What's in Nuts?
Nuts pack many nutrients in a small package.
Nuts have no cholesterol. And they contain only tiny amounts of saturated fat. Instead, they have lots of mono- and polyunsaturated fats that resemble the fats in olives and other vegetables that may help protect the heart.
Nuts may also help by providing vitamin E and other antioxidants.
They are also rich in protein, B vitamins, potassium, magnesium and other minerals.
Nuts are an excellent source of fiber, which reduces the risk of heart disease.
Before you go nuts, keep in mind that:

  1. Nuts are high in fat, which makes them high in calories. All fats, whether they are harmful saturated fats or healthful unsaturated fats, have 9 calories perSo unless you want to gain weight, don't add nuts to your diet without cutting a similar number of calories. Fortunately, the new Harvard study reported that people who ate nuts regularly actually gained less weight than people who didn't eat nuts.
  2. Many processed nuts that are so handy for snacks are fried in oil and/or laced with salt, which can raise your blood pressure.

Nuts can be part of a balanced, healthful diet. And they can help reduce your risk of heart disease.

What's in a Name?
Peanuts, the most popular nuts of all — are not technically nuts.
Nuts are one-seeded fruits that grow on trees. Peanuts grow in the ground. They are legumes, members of the bean and pea family of plants. Peanuts do have a tough outer shell, like trun nuts do. And they share the nutritional characteristics of nuts.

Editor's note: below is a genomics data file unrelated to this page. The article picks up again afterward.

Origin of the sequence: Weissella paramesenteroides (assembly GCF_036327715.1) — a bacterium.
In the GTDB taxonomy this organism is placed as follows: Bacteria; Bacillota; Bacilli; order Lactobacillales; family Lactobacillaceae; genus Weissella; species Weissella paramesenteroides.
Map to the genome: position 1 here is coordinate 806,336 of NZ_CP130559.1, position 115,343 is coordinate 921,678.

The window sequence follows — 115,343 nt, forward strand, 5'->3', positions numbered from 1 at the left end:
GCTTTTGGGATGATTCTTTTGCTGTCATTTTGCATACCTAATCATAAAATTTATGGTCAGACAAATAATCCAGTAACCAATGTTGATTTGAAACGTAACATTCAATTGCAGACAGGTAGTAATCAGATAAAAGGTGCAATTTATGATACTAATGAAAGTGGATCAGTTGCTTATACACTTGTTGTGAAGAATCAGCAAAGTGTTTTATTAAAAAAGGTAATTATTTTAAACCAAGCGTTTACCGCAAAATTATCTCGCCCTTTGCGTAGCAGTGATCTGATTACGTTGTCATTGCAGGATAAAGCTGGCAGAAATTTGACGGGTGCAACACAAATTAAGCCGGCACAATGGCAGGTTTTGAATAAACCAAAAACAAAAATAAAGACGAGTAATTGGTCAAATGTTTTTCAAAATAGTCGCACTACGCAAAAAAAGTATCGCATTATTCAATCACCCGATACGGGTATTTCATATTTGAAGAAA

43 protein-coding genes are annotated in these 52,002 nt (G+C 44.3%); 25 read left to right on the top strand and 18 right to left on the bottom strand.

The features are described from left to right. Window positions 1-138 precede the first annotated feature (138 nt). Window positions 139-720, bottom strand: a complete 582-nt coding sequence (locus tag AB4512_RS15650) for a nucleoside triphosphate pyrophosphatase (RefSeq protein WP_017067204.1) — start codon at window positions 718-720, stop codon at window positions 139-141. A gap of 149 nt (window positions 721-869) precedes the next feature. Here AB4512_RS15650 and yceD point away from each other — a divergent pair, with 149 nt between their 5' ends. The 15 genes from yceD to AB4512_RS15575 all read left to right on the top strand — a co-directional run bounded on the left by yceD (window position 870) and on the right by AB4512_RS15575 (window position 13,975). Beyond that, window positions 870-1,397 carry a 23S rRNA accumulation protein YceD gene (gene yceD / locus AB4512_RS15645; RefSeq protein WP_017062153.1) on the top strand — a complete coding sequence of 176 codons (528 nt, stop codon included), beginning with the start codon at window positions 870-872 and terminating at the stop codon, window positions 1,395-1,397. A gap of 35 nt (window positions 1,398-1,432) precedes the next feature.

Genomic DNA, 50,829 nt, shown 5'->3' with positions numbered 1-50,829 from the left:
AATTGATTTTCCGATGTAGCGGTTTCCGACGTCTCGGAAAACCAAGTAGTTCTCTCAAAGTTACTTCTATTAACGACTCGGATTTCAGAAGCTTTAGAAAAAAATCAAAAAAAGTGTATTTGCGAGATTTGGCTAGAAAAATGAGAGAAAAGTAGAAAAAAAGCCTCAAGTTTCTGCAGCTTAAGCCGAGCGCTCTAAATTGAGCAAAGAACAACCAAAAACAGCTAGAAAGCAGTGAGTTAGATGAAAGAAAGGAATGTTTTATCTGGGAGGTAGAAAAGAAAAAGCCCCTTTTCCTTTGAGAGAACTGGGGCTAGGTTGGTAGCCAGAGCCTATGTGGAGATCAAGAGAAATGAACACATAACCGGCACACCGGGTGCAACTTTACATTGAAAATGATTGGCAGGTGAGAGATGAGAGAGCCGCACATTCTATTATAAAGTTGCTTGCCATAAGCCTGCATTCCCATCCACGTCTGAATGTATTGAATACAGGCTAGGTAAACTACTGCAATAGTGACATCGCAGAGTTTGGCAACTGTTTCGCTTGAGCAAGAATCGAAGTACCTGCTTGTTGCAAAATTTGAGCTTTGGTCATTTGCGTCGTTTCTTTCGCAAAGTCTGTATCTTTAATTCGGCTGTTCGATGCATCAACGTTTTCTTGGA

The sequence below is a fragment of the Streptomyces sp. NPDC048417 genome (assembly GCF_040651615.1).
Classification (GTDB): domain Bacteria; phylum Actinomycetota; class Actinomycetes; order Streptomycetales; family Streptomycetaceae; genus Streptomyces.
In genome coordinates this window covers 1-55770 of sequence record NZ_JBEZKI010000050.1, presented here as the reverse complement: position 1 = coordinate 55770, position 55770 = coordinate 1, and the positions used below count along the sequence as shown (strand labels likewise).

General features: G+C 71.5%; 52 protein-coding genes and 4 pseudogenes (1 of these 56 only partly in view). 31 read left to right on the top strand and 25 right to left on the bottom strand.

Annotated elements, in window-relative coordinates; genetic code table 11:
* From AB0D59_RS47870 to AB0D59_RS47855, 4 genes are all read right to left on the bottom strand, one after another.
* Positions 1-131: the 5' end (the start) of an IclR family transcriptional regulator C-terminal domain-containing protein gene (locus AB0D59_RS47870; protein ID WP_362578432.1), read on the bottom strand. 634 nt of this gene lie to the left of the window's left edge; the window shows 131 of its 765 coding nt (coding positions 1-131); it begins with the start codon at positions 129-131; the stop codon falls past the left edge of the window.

In fact, the Harvard study found that peanuts were as beneficial as true nuts. But the technical distinction does have one important practical consequence: Most people who are allergic to peanuts can safely eat tree nuts.

February 19, 2014
By Harvey B. Simon M.D.- Harvard Medical School

Harvey B. Simon, M.D. is an Associate Professor of Medicine at Harvard Medical School and a member of the Health Sciences Technology Faculty at Massachusetts Institute of Technology. He is the founding editor of the Harvard Men's Health Watch newsletter and author of six consumer health books, including The Harvard Medical School Guide to Men's Health (Simon and Schuster, 2002) and The No Sweat Exercise Plan, Lose Weight, Get Healthy and Live Longer (McGraw-Hill, 2006). Dr. Simon practices at the Massachusetts General Hospital; he received the London Prize for Excellence in Teaching from Harvard and MIT.